In This Article Expand or collapse the "in this article" section Medieval English Universities

  • Introduction
  • Introductory Works
  • General Overviews
  • Bibliographies
  • Anthologies
  • Universities in Sociopolitical Context
  • Relations Between English and Continental Universities

Medieval Studies Medieval English Universities
Hannah Skoda
  • LAST MODIFIED: 27 June 2017
  • DOI: 10.1093/obo/9780195396584-0238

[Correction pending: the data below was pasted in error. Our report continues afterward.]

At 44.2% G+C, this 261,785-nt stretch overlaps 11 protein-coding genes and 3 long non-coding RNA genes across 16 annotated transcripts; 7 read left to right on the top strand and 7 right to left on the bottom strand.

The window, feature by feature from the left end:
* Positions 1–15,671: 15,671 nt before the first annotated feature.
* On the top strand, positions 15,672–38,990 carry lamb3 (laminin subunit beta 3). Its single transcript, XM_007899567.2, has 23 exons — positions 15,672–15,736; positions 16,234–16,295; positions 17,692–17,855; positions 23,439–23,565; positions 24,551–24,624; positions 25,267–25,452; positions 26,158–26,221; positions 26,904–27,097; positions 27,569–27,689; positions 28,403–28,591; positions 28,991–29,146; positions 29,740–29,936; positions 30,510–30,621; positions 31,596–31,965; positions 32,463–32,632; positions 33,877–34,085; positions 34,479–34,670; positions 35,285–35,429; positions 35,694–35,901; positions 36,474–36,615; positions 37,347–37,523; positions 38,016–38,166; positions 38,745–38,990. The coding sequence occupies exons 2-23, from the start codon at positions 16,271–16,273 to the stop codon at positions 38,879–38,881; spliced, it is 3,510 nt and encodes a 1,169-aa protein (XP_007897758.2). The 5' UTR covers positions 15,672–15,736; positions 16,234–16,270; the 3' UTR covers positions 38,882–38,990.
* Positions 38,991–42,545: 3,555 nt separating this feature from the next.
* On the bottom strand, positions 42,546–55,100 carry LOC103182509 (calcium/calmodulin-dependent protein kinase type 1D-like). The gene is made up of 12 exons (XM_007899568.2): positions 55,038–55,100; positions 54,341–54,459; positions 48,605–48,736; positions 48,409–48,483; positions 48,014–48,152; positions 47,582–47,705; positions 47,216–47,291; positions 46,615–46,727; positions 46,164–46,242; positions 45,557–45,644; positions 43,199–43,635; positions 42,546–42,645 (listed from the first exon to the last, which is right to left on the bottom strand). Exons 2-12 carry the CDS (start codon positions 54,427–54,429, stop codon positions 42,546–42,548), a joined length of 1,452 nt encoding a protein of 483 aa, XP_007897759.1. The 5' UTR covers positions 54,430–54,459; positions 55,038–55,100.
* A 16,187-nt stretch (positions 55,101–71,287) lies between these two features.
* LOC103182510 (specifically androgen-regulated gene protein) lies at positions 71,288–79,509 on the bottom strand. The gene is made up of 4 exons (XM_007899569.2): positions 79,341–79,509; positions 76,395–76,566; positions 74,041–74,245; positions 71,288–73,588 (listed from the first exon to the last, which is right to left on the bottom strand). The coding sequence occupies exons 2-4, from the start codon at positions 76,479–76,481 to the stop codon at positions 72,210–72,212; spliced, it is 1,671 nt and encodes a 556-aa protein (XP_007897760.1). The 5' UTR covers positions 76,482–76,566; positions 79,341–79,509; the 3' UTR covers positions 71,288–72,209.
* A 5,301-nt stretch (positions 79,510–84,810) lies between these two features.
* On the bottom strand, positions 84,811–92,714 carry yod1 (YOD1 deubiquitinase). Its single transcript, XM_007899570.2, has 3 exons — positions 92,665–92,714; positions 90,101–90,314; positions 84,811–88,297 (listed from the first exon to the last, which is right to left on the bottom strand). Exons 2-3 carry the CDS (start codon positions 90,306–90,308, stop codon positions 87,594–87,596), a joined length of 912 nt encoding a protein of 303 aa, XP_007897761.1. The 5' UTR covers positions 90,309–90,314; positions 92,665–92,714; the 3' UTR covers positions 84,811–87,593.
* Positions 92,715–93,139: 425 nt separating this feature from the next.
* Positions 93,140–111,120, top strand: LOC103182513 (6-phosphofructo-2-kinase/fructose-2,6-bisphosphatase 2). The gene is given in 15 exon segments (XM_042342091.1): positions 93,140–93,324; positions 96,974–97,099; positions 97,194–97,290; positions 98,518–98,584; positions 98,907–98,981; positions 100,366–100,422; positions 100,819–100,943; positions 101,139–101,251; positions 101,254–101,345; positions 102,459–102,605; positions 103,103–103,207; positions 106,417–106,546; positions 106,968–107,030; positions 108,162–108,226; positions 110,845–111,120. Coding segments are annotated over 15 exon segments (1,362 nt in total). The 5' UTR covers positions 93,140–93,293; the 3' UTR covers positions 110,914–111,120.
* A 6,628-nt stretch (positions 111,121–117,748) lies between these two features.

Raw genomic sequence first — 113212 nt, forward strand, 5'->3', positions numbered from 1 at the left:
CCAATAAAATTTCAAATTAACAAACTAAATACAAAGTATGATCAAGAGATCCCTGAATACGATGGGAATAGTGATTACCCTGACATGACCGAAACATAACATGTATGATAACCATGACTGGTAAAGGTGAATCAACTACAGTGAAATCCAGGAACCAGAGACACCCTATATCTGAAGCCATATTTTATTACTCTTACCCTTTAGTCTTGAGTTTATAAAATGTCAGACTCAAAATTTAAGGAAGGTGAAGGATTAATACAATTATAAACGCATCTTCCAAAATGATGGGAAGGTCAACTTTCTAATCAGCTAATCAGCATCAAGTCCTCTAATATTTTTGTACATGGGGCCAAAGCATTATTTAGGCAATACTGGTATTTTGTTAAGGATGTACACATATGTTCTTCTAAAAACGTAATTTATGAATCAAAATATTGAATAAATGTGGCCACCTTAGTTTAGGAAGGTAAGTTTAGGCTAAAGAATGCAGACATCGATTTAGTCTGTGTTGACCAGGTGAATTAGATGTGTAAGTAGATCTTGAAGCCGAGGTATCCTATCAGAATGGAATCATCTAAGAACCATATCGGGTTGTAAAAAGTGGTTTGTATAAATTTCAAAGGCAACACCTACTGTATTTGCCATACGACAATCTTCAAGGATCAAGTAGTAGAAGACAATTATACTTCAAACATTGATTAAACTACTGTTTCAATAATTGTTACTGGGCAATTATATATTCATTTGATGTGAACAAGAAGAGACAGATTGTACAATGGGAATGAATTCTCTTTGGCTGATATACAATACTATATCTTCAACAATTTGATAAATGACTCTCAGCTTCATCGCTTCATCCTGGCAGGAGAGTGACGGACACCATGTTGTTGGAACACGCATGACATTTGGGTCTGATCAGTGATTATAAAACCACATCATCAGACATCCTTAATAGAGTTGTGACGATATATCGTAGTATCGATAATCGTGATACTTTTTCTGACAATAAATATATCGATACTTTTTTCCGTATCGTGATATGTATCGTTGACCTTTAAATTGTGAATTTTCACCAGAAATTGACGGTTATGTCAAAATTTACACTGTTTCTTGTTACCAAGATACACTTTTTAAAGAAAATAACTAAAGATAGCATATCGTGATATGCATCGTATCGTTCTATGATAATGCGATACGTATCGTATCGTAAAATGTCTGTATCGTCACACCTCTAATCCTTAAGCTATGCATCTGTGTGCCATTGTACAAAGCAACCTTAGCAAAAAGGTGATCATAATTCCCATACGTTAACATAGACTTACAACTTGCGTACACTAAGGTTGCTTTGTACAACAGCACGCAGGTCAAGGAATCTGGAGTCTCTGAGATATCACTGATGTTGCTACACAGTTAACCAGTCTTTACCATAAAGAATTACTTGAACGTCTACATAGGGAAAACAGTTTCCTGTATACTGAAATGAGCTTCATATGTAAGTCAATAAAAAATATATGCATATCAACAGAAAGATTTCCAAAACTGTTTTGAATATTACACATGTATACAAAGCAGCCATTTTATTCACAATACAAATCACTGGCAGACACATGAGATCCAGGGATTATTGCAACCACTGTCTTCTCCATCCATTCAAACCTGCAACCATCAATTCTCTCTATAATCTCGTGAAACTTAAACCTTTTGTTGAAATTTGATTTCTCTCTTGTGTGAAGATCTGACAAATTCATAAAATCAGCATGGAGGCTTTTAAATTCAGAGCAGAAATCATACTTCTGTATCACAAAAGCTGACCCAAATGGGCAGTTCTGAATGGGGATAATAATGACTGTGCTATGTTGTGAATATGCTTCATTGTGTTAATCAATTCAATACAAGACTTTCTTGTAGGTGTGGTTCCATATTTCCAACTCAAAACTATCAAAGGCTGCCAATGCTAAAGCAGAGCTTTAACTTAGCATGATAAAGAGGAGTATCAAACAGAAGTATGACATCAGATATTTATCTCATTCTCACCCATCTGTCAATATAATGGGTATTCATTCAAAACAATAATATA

Medieval English universities include, of course, only Oxford and Cambridge. These universities emerged in a wider context of the growth of higher learning across Europe, and their origins lie concomitant with those of the universities of Paris, Bologna, and Salamanca for example. These early institutions represent the growth of learning out of the context of monastic and cathedral settings, and provided dedicated environments for the pursuit of studies in the arts, theology, law, and medicine. The stimulus to higher learning came from a variety of sources, particularly the rediscovery of Arabic learning and a growing interest in classical authors: in many ways, the early days of universities should be seen within the context of the “twelfth-century Renaissance.” The term “university” is drawn from Roman law, to refer to the institutional corporation that, in the case of Oxford, arose out of preexisting schools of higher learning: a university was a self-regulating community of scholars, recognized by civil or ecclesiastical authority. Records of teaching in Oxford stretch back to 1096, and over the course of the 12th century, the town became, through a process of cumulative reputation, a center of learning. The head of the university was named as a chancellor in 1201, and the masters were recognized as a universitas in 1231 by the pope; a royal charter was granted in 1248. The origins of the University of Cambridge lie, famously, in an exodus on students from Oxford in 1209 following a dispute between town and gown. Initially these universities looked very different from the collegiate institutions into which they evolved: colleges, with the exception of a few early outliers (Merton, Balliol, and University College in Oxford; Peterhouse in Cambridge), were founded rather later in the 14th and 15th centuries as endowed fellowships of scholars with a remit to work as a community dedicated to the service of God through higher learning. While Oxford and Cambridge stood alone throughout the Middle Ages, this was not inevitable: in 1338, a group of Oxford scholars seceded to Stamford, but failed to found a university there; Owain-Glyn Dwr attempted to found a university in Wales; Scotland saw the foundation of the universities of Aberdeen, St Andrew’s and Glasgow in the 15th century. Students at Oxford and Cambridge could be as young as fourteen. Historians have debated their prosopographical make up, and while it is clear that the lowest social strata would never have been in a position to meet the entrance requirements, higher education did indeed provide some opportunities for social mobility, and increasingly so as scholarship provisions increased. Students studied a course in the arts and could then progress to a higher degree in theology, law, or medicine. The universities of medieval England are well documented and provide a rich source for historians of ideas, those interested in changing institutional structures, the social history of youthful (mis)behavior, relations between town and gown, prosopography, and the shifting political and religious role of universities in the wider polity.